Translate SID to accountName

I’m trying to create a script that checks “LogonAsBatch” rights on remote servers. It returns the SID so I tried to create a function to convert the SID to name by using “wmic useraccount where SID=## get name” command. This command needs to execute on the remote server. The script is not converting the SID to name. I’m not sure if I’m calling the wmic command correctly. I keep getting an error “NotSpecified: (:slight_smile: , RemoteException” along with the server it’s on. Tried ChatGPT but it doesn’t know what it’s doing.

# Import servers from TXT file
$servers = Get-Content -Path C:\tmp\server_input.txt

# Create an array to store results
$results = @()

# Function to translate user account to SID using wmic
function Translate-UserAccountToSID {
    param (
        [string]$Server,
        [string]$Username
    )

    try {
        $sid = Invoke-Command -ComputerName $Server -ScriptBlock {
            param($Username)
            $output = cmd.exe /c "wmic useraccount where SID='$Username' get name"
           # $sid = $output -replace '\s+', ''  # Remove whitespace and newline characters
        } -ArgumentList $Username 

        return $output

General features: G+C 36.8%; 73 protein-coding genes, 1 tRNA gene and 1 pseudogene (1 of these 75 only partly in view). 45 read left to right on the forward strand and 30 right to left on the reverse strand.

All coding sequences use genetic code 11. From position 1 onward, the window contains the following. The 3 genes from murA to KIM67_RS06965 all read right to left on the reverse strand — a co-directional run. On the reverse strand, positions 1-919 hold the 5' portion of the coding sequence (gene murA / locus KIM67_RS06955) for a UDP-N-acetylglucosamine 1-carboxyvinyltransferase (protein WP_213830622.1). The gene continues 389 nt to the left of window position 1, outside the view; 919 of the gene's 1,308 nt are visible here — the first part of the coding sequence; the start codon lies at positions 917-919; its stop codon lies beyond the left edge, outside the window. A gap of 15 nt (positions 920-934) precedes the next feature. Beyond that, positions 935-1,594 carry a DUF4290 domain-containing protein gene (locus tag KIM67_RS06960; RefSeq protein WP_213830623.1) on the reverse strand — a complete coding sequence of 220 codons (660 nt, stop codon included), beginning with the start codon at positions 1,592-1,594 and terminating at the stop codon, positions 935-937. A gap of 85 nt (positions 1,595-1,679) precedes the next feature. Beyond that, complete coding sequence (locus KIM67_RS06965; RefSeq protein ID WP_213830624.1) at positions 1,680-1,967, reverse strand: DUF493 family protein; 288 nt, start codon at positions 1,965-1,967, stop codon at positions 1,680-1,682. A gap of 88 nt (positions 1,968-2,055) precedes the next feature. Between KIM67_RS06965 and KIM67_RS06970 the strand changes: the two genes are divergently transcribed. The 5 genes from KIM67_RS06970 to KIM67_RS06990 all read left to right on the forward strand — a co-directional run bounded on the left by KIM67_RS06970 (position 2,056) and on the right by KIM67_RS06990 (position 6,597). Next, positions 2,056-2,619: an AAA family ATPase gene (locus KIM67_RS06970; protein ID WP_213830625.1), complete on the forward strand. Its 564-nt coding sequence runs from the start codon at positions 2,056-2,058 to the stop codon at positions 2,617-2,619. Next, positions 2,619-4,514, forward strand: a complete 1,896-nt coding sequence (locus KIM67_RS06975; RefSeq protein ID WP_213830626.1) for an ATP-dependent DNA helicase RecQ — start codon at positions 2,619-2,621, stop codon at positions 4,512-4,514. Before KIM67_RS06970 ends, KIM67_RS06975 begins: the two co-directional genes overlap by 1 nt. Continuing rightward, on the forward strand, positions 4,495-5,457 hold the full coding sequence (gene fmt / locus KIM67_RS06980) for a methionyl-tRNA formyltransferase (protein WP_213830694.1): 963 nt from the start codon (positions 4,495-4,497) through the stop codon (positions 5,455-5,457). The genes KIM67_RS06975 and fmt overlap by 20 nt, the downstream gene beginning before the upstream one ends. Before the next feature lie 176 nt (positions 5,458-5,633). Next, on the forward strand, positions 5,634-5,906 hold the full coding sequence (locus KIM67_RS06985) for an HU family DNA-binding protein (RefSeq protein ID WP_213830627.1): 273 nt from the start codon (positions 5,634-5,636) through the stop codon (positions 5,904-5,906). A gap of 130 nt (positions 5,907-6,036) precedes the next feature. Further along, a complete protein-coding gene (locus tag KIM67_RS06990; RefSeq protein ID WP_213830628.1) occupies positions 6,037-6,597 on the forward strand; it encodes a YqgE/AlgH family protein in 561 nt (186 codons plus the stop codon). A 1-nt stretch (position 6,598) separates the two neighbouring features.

} catch {
        Write-Host "Error translating user account to SID on $($Server): $_"
        return $null
    }
}
# Iterate through each server
foreach ($server in $servers) {
    Write-Host "Checking 'Logon as batch job' rights on $server"
    
    try {
        # Get the security settings using secedit
        $securitySettings = Invoke-Command -ComputerName $server -ScriptBlock {
            secedit /export /cfg "$env:temp\SecuritySettings.inf"
            Get-Content "$env:temp\SecuritySettings.inf" | Out-String
        }

        # Parse the security settings to get SIDs with "Logon as a service" rights
        $logonAsBatchUsernames = $securitySettings | Select-String -Pattern "SeBatchLogonRight\s*=\s*(.*)" | ForEach-Object { $_.Matches.Groups[1].Value -split ',' }

        # Convert 
        $accountNames = $logonAsBatchUsernames | ForEach-Object {
            $username = $_
            $accountName = Translate-UserAccountToSID -Server $server -Username $username
            $accountName
        }

        # Add result to array
        $result = [PSCustomObject]@{
            ServerName = $server
            UsersWithLogonAsBatchRights = $logonAsBatchUsernames -join ', '
            AccountNames = $accountNames -join ', '
        }
        $results += $result
    } catch {
        Write-Host "Error checking 'Logon as batch job' rights on $($server): $_"
    }

    Write-Host ""
}

# Output results
$results | Format-Table -AutoSize

# Optionally, export results to CSV file
#$results | Export-Csv -Path c:\tmp\output\LogonAsBatchResults.csv -NoTypeInformation
#Write-Host "Results exported to LogonAsBatchResults.csv"

ERROR:
NotSpecified: (:slight_smile: , RemoteException
No Instance(s) Available.
+ CategoryInfo : NotSpecified: (No Instance(s) Available.:String) , RemoteException
+ FullyQualifiedErrorId : NativeCommandError
+ PSComputerName : SERVERNAME

NotSpecified: (:slight_smile: , RemoteException